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Frequently asked questions

I have answered some questions which may commonly arise with regards to orthopaedic terms you may hear and also regarding why we do what we do.

What is meant by a 'Cartilage' injury of the knee '?

This is a term used loosely and you may quite commonly hear it. The actual cartilage is the layer of tissue which lines the surface of the bones inside the joint.This may get injured with trauma or may undergo wear and tear and degenerative changes as we age. This results in pain and symptoms, such as swelling and stiffness. However, when people refer to 'cartilage injuries' they are often referring to meniscal injuries/tears. The meniscus are two moon shaped structures in the joint which serves various functions. These can commonly get injured with trauma, sports injuries and can also undergo wear/tear changes as we age and with arthritis.

Meniscal problems may result in swelling, pain, stiffness and catching/locking sometimes.



Why is an MR scan sometimes needed in addition to an X ray?


An X ray is usually a primary investigation to look at the gross condition of the bone or the joint. Whilst it shows the bones in sufficient details, it does not show the soft tissues (i.e ligament, muscle, cartilage, tendons etc) in enough detail. Hence, the surgeon might often request an MR scan in addition to the prelimnary X ray to get more information to plan the appropriate treatment. It improves the accuracy of the diagnosis and also provides much needed detailed information. It is an investigation which is safe, with no radiation involved. There are however some instances where a MRI cannot be performed, like in case of patients who have had previous aneurysmal clips in the brain, metal foreign particles in the eye, pacemaker other loose metal items in the body.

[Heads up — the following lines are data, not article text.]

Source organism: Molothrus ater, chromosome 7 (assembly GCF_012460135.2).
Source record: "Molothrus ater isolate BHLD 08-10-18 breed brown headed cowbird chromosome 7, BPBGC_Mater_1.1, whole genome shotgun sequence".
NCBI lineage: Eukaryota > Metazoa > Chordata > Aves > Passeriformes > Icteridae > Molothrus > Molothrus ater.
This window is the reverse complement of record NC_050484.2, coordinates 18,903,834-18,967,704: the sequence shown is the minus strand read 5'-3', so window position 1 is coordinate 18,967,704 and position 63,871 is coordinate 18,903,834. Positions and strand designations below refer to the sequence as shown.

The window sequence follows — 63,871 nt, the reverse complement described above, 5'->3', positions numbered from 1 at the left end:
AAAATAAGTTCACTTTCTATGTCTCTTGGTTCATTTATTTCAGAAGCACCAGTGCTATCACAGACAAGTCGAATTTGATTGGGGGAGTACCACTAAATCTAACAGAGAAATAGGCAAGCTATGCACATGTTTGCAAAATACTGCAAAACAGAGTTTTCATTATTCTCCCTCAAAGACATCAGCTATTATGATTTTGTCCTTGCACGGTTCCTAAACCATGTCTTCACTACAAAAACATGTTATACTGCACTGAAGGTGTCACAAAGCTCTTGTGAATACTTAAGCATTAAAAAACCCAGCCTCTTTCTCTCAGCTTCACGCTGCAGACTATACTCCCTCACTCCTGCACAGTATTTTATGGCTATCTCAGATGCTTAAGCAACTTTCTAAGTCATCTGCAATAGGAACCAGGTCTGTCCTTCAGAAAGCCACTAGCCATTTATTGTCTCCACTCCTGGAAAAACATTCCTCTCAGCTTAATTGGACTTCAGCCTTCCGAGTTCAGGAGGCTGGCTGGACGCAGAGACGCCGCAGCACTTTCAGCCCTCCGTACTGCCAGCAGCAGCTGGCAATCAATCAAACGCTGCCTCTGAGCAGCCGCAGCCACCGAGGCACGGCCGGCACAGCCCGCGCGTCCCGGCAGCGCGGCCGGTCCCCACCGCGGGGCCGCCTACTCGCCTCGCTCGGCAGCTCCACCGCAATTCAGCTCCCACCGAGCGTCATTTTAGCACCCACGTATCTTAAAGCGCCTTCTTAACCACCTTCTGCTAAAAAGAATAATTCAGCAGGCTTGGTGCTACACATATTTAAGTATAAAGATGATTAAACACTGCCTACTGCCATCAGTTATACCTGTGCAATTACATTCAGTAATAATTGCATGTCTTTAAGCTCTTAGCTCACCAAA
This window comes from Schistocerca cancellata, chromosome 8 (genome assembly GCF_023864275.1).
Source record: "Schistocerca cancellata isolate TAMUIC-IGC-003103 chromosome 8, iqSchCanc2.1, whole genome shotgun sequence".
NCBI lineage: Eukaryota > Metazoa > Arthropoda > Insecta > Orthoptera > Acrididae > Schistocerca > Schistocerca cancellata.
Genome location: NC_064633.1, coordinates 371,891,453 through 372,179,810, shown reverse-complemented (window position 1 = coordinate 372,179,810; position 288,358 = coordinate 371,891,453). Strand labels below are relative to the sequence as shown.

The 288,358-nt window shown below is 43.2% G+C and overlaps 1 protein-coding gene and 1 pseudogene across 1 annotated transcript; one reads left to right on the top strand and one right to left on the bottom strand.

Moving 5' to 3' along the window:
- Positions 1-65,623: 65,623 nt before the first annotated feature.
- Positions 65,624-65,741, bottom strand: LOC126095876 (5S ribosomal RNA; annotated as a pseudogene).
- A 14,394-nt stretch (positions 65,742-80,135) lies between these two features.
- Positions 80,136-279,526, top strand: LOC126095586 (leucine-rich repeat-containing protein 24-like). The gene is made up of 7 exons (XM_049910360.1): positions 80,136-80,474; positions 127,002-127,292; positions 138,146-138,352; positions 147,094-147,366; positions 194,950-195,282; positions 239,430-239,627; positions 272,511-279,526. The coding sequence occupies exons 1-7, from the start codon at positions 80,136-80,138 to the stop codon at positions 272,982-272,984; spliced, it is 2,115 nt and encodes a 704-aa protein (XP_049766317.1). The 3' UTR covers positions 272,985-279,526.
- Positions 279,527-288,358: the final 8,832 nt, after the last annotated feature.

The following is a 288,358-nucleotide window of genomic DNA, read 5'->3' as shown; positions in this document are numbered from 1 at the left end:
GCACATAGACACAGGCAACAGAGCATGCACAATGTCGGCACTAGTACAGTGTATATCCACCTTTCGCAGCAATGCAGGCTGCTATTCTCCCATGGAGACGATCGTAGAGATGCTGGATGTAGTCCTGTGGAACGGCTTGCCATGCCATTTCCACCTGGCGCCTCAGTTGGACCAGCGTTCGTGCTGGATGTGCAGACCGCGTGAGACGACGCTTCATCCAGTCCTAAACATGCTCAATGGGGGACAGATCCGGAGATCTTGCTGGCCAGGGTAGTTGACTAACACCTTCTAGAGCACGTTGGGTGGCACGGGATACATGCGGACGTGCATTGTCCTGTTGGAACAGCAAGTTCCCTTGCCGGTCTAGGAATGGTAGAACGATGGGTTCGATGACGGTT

Why are exercises and physiotherapy important after surgery, trauma or treatment?


The recovery from any injury or surgery depends a lot on the soft tissues around joints and bones regaining their integrity, flexibility and strength. The sooner and in a more controlled and predictable manner they recover, the better will be the rehabilitation and outcomes. This recovery of muscle strength and joint flexibility is provided in a controlled manner by the physiotherapist and the rehab doctor. The exercises are designed in a graded manner to gradually increase the flexibility and then strength. It is vital that the exercises are carried out in earnest to allow for best outcomes from surgery or recovery from an injury.

What is the immediate treatment for knee / shoulder injury?

Knee and shoulder injuries are fairly common. The usual presentation is pain in the affected joint, with sometimes difficulty in weight bearing or stressing through the joint, with bruising and swelling. There are a few things that can be done in the immediate situation to try and minimise the damage and aid recovery of the tissues. The easy way to remember the steps is to remember the acronym RICE - This stands for Rest, Ice, Compression, Elevation. This means rest the affected part to minimise further damage, apply ice indirectly (some ice cubes in a cloth or plastic bag held intermittently against the part), Compression with tubigrip or bandage to minimise swelling and elevation which means keeping the part elevated, ideally above the level of the heart to aid fluid return and prevent fluid accumulation around the part. Ofcourse, medical opinion should be sought if things do not settle down with this initial first-aid treatment.

Why are some fractures treated with plaster and some need surgery fixation?.

Fractures or broken bones happen when the forces going through the bone exceeds the bones capability to withstand it. This can be as a result of a single big force or repetitive smaller forces over time (Stress fracture). The aim of treating a broken bone is to restore the normal alignment between the broken parts and to stabilise and hold the position long enough to allow the body to heal it naturally. Now some fractures have a clean break and with parts not out of alignment, in which case just holding the position with a plaster cast will suffice. However, in more complex fractures with displacement of the parts or fractures involving joints, the normal anatomy will have to be restored with surgical intervention and the postion held with metal screws, plates, or fixators. The time taken for bones to heal depends on certain normal time ranges, which varies with the bone involved and also depends on various local and systemic factors such as age, other co-existent chronic diseases, smoking etc.


Dr Vinod Kumar Cochin

Sports surgeon cochin

Shoulder surgeon cochin

Aster Medcity

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